Using either the 'phone app or the web version you set up and alter a schedule very easily. Our current schedule is very simple. Monday to Friday mornings are routine, Weekends are different. Weekday evenings take account of usually coming home at different times rather than having a single set point for the heating to come on and heat an otherwise unoccupied house. The nice thing is that you can turn the heating on remotely, so for those times when we're coming home earlier than expected a quick tap brings on the heating.
You can also use geo-fencing, but given that I'm often driving past the house I suspect this wouldn't be a useful feature for me! The other thing that Nest does is turn the heating off when no one is home. So, if I have to go off to the gym to do an early lesson, Nest will turn itself down.
Under our old system we had the heating running for around 7 hours a day (5:30-09:00; 17:00-21:30). With the Nest this can drop to around 3.5 hours for some days. That could represent quite a saving over a heating season.
One thing that was hidden away in the features is the pre-heat time. The default setting allows the thermostat to bring the heating system on up to 5 hours before the set temperature. So, if your'e used to having your heating come on at 06:00 to reach your desired temperature by 06:30 you could find that your heating comes on at 01:30 under extreme conditions. Not very likely I know, but you can change this setting. Being a bit old school, I've set ours to a maximum of 1 hour.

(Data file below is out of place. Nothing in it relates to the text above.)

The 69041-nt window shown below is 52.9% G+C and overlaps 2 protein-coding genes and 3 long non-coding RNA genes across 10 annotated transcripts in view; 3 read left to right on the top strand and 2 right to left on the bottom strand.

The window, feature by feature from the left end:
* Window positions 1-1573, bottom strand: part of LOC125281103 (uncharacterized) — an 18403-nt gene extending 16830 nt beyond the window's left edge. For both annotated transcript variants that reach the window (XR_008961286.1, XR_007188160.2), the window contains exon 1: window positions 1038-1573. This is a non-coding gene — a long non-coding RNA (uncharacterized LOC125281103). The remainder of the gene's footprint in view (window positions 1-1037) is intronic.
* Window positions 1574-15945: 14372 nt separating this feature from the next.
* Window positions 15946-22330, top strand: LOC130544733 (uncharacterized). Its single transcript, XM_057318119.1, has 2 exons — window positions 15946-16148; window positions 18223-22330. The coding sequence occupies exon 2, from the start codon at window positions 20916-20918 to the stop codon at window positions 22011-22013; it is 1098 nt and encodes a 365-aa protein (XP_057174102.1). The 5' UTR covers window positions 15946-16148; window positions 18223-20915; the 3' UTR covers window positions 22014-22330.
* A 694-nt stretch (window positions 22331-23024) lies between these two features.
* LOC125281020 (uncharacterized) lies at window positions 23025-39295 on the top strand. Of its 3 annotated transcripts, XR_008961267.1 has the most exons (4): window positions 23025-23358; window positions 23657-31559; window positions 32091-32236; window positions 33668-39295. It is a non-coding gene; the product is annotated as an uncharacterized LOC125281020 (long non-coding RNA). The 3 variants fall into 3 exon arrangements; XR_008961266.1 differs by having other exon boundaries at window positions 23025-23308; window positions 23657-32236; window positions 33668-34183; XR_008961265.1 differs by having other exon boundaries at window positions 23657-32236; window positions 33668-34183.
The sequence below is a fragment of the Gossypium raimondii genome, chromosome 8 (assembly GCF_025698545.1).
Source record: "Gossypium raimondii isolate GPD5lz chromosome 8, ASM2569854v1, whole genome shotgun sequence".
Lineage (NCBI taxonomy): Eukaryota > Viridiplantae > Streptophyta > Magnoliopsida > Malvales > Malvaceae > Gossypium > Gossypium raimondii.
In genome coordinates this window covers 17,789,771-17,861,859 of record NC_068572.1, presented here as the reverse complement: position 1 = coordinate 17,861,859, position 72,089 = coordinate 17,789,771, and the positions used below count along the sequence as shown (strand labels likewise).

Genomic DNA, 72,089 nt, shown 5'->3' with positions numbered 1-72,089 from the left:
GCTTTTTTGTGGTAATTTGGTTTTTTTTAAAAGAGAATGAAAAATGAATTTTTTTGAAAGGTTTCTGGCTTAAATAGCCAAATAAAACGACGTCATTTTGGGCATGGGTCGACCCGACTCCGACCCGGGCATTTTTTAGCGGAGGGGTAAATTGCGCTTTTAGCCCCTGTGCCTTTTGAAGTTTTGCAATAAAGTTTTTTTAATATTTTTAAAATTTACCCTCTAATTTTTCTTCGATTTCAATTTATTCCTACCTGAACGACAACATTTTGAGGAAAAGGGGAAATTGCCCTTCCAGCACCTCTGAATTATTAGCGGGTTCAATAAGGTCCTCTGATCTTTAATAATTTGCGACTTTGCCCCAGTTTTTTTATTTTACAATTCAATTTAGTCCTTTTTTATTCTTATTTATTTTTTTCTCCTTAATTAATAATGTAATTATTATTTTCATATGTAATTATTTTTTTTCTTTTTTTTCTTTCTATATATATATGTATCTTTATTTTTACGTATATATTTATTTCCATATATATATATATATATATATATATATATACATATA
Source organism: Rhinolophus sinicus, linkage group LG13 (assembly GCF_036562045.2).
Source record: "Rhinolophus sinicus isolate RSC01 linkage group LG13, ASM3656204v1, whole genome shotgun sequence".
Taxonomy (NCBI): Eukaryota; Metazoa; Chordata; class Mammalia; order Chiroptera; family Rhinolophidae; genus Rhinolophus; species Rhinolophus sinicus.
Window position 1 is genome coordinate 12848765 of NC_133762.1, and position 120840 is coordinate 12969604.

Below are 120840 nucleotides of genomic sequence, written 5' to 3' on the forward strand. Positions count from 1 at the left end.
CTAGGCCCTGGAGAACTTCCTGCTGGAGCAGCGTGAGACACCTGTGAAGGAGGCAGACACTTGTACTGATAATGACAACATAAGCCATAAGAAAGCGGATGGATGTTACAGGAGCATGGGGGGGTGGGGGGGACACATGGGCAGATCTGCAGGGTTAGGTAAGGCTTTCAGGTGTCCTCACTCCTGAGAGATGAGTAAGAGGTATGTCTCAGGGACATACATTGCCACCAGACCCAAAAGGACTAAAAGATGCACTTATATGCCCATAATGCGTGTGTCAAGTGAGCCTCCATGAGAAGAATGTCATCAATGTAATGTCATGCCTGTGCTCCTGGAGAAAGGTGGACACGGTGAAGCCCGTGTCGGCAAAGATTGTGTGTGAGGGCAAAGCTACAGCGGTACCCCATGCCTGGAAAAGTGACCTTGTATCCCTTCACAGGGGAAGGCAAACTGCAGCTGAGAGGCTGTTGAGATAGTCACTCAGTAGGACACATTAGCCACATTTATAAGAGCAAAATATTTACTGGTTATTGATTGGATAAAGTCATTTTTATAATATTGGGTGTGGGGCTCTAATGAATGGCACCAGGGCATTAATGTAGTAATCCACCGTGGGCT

At a slight tangent, when you set your temperature you really need to think about where the thermostat is sited and fiddle around with the temperature to get it right for the house. Balancing your heating system can help save money too because overheated rooms wastes energy. When I was working in R&D our design day temperatures were 16 in bedrooms, 22 in bathrooms, 21 in the lounge, and 18 in other living areas. Now without a lot of effort that's pretty difficult to achieve. But doing simple things like adjusting radiators and TRV's to get a more even distribution of heat helps. Our thermostat is in the hall and it's usually set to 19.5. It doesn't matter if it's actually 19.5 in the hall as long as the house is warm.
I suspect the Nest is far more accurate than the old bi-metallic strip thermostat we used to have. That used to be set to 17 because that gave an even distribution of heat. The nice thing about the Nest is that you can tweak the temperature up or down, knowing that in the next cycle it will revert to the previous settings instead of having to remember to reset the stat manually.
Overall I'm pleased we decided to have the Nest installed rather than a programmer and thermostat.